A cartoon featuring Russian President Vladimir Putin swimming the butterfly with a huge plume of smoke rising from him became an instant hit on Twitter last month.
The smoke pillar was the shape of the exhaust belched by an aging, diesel-fueled Russian aircraft carrier that had just sailed through the English Channel en route to Syria, drawing jokes on social media last month.
The cartoon became a symbol of Mr. Putin’s self-serving propaganda effort, which exaggerates Russia’s military prowess and pursuits as Russia strives to reclaim its great-power status.
In that effort, Mr. Putin has an effective U.S. supporter — Republican presidential nominee Donald Trump.
Mr. Putin has successfully played the Trump card, distracting the Russian public from budget cuts necessitated by low oil prices and the economic sanctions that were imposed on Russia by the West in the wake of the Crimea annexation and then were extended in reaction to Russia’s military involvement in eastern Ukraine.
Mr. Trump’s infamous campaign pronouncements have been played on Russian prime-time television and featured in anti-American commentaries by Mr. Putin’s most ardent sycophants time and time again.
The Republican nominee’s speech excerpts trashing the U.S. election process, American media, and NATO were most popular in Russia. So were those lauding Mr. Putin as an effective leader who has taken front stage in world affairs, particularly in Syria.
Mr. Putin needs Mr. Trump to win the election, because with an isolationist in the White House, the Russian empire-builder would have a better chance to succeed not only in bringing Ukraine back to heel but possibly in splitting up NATO and then reusing his signature “hybrid war” scenario in Eastern and Central Europe.
Russian print media have been running front-page articles headlined “The West Can’t Afford to Stumble into Military Conflict between U.S., Russia, China,” “Sleepwalking Into a War with Russia,” “Rigged U.S. Presidential Election,” and “China & U.S. Elections: Trump May Start a Trade War, but Clinton Could Begin World War III.”
The last headline mirrors Mr. Trump’s allegation that Democratic presidential nominee Hillary Clinton’s plan for Syria would lead to a clash with nuclear-armed Russia, and thus to World War III.
As for Russian TV commentators, some of them were not above standing in front of an image of a nuclear explosion while telling their viewers that “Russia is capable of turning the United States into radioactive ash,” with the words “radioactive ash” in an accompanying graphic.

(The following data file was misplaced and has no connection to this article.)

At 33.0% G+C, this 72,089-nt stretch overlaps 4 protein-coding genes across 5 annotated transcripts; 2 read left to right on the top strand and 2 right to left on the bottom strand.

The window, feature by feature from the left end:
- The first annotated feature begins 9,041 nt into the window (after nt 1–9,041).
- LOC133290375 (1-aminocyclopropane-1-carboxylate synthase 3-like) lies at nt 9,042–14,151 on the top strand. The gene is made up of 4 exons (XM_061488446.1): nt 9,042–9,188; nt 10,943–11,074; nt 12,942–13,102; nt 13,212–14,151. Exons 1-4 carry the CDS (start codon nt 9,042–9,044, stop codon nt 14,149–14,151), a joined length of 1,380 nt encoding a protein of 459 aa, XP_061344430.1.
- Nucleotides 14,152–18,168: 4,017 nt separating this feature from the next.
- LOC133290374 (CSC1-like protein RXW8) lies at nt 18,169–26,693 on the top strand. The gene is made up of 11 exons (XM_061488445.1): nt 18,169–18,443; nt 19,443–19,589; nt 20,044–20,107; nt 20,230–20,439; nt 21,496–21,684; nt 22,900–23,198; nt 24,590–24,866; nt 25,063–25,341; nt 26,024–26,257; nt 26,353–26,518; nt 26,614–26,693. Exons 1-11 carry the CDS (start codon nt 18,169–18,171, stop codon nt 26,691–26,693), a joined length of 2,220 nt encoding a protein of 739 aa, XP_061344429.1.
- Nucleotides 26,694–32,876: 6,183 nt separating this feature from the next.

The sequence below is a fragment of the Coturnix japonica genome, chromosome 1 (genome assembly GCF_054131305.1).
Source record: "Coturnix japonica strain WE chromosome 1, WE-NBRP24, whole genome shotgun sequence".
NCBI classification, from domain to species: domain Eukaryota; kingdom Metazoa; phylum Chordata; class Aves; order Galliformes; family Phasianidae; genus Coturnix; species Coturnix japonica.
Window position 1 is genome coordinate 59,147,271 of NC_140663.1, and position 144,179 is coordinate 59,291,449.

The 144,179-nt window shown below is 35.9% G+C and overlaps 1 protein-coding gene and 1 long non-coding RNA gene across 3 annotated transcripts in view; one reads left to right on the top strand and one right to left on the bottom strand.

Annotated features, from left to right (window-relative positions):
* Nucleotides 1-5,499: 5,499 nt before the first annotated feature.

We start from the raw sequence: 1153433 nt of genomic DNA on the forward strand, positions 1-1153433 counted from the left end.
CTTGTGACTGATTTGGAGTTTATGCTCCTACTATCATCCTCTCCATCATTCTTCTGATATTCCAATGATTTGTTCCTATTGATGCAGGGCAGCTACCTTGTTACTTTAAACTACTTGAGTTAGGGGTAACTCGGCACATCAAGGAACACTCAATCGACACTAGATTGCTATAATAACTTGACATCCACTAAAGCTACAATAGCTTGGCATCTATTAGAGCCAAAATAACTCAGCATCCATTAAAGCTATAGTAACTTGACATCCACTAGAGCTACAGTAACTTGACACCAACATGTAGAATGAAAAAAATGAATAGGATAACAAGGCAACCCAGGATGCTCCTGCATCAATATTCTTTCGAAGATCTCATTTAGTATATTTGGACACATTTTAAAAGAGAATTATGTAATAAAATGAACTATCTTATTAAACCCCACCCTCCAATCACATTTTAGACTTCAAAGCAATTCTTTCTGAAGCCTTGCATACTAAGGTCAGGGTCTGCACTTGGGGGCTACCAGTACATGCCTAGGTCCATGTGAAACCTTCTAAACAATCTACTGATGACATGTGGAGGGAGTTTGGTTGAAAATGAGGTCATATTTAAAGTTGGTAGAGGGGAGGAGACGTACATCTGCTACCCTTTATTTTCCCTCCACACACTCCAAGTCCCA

According to Russian public opinion polls, more than half of Russians consider a nuclear war between Russia and the United States possible, with most blaming the United States for it. The most troubling part is that unlike in Soviet times, Russians supposedly don’t tend to view such a war as a doomsday scenario but as a manageable conflict.
Mr. Putin’s propaganda machine gleefully delivers the scary “news” to the U.S. reader, most effectively via social networks such as Twitter, with tweets such as the Putin breaststroke cartoon greatly outnumbered.
His fear-mongering tactics, however, would have a better chance to help Mr. Trump if Americans cared about foreign policy at least half as much as they do about the economy and domestic issues.
Fortunately, they do not.
Chances are Mr. Putin will not see his chum Donald Trump elected — despite all the Russian support, not least the Democratic National Committee hack, as well as the propaganda war against Mrs. Clinton, whom he views as hawkish toward Russia.
But even then, Mr. Putin stands to benefit from the damage done to the prestige of the United States by Mr. Trump and his Russian media sidekicks internationally, most significantly in Russia, and in the former Soviet countries and satellite states that Russia is so keen to reacquire.
Asked on Twitter, “who is the biggest winner in this election so far,” Michael McFaul, former U.S. ambassador to Russia, replied: “Putin. This undermines our reputation & image around the world.”
Mike Sigov, a former Russian journalist in Moscow, is a U.S. citizen and a staff writer for The Blade.
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